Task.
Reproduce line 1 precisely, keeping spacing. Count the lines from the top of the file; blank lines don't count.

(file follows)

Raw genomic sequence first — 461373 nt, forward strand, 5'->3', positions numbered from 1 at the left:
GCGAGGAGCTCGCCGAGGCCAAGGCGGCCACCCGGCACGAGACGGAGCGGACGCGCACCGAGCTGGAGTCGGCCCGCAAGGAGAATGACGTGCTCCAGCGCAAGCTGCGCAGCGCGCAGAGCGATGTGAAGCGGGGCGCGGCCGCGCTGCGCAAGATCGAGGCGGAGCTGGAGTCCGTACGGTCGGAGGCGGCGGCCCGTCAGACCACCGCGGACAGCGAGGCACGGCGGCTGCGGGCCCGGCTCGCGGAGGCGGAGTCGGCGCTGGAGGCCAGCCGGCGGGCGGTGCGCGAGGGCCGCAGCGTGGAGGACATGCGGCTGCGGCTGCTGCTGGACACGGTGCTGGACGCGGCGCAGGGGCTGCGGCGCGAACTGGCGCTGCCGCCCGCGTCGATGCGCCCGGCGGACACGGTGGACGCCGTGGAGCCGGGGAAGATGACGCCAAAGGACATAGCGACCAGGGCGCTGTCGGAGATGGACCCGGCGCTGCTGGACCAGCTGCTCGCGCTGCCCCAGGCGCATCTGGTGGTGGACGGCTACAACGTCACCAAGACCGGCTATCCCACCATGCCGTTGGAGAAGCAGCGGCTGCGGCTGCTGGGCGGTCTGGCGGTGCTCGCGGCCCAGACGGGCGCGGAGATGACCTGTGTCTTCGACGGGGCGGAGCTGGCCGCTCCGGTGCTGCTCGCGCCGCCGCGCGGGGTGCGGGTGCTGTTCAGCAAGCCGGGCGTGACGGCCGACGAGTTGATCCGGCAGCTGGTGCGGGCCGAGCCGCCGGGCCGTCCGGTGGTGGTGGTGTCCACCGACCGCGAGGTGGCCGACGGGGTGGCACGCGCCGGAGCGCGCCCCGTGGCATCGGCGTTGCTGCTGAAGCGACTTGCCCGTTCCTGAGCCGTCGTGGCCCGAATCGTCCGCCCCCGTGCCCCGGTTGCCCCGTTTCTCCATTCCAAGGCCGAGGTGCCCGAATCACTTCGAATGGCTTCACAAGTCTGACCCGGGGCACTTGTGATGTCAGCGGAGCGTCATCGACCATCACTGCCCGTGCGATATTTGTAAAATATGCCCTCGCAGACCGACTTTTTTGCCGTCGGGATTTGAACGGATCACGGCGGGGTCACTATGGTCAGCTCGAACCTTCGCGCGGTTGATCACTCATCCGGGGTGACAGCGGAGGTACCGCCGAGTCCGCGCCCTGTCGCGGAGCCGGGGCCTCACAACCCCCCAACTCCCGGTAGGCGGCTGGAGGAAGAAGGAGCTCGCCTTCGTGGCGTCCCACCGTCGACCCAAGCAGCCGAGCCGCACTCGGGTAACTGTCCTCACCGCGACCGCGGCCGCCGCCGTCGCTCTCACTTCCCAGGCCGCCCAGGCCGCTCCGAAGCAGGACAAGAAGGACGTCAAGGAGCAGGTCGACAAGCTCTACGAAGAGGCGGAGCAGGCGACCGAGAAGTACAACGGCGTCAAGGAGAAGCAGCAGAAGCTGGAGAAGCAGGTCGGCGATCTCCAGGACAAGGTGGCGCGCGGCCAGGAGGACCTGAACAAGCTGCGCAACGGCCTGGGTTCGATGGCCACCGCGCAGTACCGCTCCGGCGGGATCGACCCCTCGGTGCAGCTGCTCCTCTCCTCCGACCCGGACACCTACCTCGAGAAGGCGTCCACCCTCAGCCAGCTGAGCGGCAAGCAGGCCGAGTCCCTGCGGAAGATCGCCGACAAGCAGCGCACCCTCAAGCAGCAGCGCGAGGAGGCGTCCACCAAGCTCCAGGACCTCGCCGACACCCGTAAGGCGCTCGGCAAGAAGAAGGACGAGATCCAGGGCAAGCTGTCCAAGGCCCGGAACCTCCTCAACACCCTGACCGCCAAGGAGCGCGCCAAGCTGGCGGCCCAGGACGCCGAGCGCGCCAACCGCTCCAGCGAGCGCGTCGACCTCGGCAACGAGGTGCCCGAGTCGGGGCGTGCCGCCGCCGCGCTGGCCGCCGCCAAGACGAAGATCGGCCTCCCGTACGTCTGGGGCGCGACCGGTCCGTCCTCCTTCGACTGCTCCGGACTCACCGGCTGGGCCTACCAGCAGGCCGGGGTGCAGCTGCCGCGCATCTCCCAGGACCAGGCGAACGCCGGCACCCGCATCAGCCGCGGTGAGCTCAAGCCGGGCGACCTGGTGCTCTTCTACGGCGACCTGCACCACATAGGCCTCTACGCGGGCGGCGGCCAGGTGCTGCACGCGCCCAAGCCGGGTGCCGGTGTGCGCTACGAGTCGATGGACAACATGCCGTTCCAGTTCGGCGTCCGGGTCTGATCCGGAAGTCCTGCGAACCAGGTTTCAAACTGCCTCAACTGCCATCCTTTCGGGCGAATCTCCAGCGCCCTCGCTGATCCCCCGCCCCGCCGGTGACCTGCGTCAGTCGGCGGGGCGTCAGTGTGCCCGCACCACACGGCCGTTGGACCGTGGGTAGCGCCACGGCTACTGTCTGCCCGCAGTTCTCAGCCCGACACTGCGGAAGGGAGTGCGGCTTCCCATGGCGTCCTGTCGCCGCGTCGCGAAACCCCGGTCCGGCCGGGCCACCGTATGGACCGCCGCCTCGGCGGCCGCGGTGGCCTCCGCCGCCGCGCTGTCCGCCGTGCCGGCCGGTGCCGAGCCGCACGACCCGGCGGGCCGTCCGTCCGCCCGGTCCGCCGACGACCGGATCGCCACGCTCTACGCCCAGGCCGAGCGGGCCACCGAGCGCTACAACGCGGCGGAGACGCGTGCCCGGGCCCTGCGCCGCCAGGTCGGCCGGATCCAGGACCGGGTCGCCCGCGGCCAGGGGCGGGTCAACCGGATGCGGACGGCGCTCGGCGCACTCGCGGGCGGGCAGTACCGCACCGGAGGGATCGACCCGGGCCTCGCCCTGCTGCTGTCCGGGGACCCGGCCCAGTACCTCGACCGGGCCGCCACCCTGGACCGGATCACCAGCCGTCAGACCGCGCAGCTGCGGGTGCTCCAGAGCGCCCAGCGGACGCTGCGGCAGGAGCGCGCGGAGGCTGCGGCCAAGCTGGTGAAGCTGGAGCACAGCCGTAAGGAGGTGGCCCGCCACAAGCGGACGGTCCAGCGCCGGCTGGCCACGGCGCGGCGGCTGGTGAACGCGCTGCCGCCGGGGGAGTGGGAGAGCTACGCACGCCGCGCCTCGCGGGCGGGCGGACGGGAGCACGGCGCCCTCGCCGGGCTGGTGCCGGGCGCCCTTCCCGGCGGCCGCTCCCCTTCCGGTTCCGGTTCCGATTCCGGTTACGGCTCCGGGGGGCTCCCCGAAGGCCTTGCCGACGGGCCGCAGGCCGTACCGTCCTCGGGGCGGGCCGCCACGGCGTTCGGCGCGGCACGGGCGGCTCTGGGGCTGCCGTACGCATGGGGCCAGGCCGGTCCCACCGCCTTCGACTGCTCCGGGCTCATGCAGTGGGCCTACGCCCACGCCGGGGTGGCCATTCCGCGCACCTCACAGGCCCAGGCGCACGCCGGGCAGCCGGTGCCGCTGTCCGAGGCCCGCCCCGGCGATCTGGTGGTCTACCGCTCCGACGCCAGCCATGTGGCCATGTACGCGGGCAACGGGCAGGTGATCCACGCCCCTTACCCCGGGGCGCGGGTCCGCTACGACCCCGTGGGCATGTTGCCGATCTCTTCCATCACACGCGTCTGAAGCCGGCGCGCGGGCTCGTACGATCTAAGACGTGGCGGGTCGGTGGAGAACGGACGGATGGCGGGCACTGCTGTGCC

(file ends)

Raw genomic sequence first — 461373 nt, forward strand, 5'->3', positions numbered from 1 at the left: